Aarhus University Seal

Mathias Neumann Andersen

Impacts of controlled drainage during winter on the physiology and yield of winter wheat in Denmark

Research output: Contribution to journal/Conference contribution in journal/Contribution to newspaperJournal articleResearchpeer-review

Controlled Drainage (CD) is a measure designed to lower N-leaching from agricultural fields. However, raising the drainage depth in fields creating partially waterlogged conditions can have negative impacts on the yield and development of winter cereals. A combination of physical and chemical analyses was performed in an outdoor lysimetric setup under North European climatic and soil conditions to characterize the effect of CD on winter wheat yields of the cultivars Belgard (BG), Benchmark (BM) and Substance (SUB). CD treatments consisted of drainage depths of 10, 20 and 25 cm below the soil surface from January to April 2016. The control was a freely draining treatment with drains at 150 cm depth. Both chlorophyll fluorescence (F v /F m ) and net photosynthetic rate (P n ) indicated that CD tended to not affect growth and dry matter (DM) yield at maturity, which were only influenced by cultivar. F v /F m tended to be lowest at 10 cm drainage depth, indicating increasing plant stress with shallower drainage depths. The BG cultivar generally had the lowest P n rate of the three cultivars likely reflected in a 27% lower grain yield than the BM cultivar. The straw N-concentration was 21% higher in the BG compared to BM, but neither CD nor cultivar affected the grain N-concentration. N-uptake was controlled by the biomass production of the cultivars. CD affected the concentration of multiple nutrients such as Fe, Cu, and P, though no coherent pattern in nutrient changes was found. Overall, cultivar was the main factor controlling the concentrations and uptake of the nutrients. Hence, the only negative effect of CD on winter wheat yields was in relation to uptake of some nutrient, which is a rather unexplored topic. Finally, the consistently low F v /F m at the 10 cm drainage depth indicates that shallower drainage or prolonging the CD period could cause significant waterlogging stress.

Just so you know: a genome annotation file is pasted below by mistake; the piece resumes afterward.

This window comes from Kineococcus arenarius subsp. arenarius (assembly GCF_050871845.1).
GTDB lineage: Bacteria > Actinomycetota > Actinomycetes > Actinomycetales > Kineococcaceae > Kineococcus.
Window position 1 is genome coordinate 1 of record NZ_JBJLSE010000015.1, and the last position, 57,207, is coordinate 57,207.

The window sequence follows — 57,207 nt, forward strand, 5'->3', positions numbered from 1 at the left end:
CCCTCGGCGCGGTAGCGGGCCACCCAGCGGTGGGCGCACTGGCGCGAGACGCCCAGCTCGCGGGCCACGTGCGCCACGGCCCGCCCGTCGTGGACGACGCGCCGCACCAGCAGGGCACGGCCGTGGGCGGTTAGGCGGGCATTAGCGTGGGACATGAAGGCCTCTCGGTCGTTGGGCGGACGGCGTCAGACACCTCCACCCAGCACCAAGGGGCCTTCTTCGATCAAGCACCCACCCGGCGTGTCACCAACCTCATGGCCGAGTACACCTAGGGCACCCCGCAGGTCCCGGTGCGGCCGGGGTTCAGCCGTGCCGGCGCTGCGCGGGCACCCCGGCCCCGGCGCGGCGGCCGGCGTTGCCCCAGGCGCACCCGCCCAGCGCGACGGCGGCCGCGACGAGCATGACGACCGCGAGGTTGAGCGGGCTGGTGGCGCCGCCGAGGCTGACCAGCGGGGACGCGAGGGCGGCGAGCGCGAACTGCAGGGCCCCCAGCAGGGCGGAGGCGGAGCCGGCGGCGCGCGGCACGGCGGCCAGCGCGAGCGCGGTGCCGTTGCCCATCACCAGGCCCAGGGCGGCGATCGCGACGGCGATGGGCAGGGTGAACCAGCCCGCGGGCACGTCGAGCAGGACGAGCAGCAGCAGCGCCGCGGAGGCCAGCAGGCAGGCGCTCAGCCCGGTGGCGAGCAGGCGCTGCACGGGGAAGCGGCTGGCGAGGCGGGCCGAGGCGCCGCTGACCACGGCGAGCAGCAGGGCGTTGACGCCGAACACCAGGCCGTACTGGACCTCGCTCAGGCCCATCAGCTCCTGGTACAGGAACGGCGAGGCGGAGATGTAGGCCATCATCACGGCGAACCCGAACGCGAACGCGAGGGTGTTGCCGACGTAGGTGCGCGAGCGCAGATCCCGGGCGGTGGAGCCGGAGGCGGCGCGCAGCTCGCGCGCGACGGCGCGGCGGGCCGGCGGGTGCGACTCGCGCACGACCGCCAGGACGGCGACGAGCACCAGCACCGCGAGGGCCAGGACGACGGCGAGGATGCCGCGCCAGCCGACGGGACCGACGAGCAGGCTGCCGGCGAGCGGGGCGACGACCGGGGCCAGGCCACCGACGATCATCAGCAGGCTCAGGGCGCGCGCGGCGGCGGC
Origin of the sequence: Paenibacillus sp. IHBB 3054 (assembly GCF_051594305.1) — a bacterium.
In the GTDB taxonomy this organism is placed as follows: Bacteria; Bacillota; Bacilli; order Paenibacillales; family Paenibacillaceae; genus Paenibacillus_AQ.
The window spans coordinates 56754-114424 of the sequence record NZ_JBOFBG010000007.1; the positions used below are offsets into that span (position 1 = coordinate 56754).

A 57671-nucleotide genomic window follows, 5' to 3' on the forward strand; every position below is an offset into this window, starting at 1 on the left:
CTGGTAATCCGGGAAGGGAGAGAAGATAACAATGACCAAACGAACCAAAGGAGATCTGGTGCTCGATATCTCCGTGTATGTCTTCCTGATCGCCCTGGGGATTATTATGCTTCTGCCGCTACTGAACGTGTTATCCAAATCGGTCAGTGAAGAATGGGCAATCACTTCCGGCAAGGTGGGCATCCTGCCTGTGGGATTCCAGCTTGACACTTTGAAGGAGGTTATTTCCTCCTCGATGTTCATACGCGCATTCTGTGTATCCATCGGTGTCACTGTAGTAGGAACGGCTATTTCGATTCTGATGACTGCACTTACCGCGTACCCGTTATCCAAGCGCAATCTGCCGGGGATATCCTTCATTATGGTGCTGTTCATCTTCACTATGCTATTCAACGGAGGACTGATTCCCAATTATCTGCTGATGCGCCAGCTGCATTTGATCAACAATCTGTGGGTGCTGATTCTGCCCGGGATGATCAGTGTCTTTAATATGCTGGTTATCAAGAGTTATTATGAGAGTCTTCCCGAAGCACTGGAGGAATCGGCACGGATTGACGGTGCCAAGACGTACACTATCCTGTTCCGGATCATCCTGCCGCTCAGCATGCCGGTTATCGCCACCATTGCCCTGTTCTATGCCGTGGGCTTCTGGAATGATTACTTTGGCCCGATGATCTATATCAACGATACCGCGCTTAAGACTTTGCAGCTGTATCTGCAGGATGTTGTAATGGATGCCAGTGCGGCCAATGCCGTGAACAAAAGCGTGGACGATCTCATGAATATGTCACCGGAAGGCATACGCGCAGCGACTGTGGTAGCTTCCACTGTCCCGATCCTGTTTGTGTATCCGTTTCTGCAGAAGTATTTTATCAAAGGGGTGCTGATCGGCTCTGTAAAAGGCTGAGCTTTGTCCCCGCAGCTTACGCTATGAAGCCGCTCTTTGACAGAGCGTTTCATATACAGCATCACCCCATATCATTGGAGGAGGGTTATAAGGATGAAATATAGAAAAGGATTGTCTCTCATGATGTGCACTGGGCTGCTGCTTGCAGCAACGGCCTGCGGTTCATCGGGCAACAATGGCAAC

Original languageEnglish
JournalAgricultural Water Management
Pages (from-to)118-126
Number of pages9
Publication statusPublished - 1 May 2019

    Research areas

  • Chlorophyll fluorescence, Cultivars, Micronutrients, Nitrogen, Photosynthesis, Waterlogging

See relations at Aarhus University Citationformats

ID: 144530234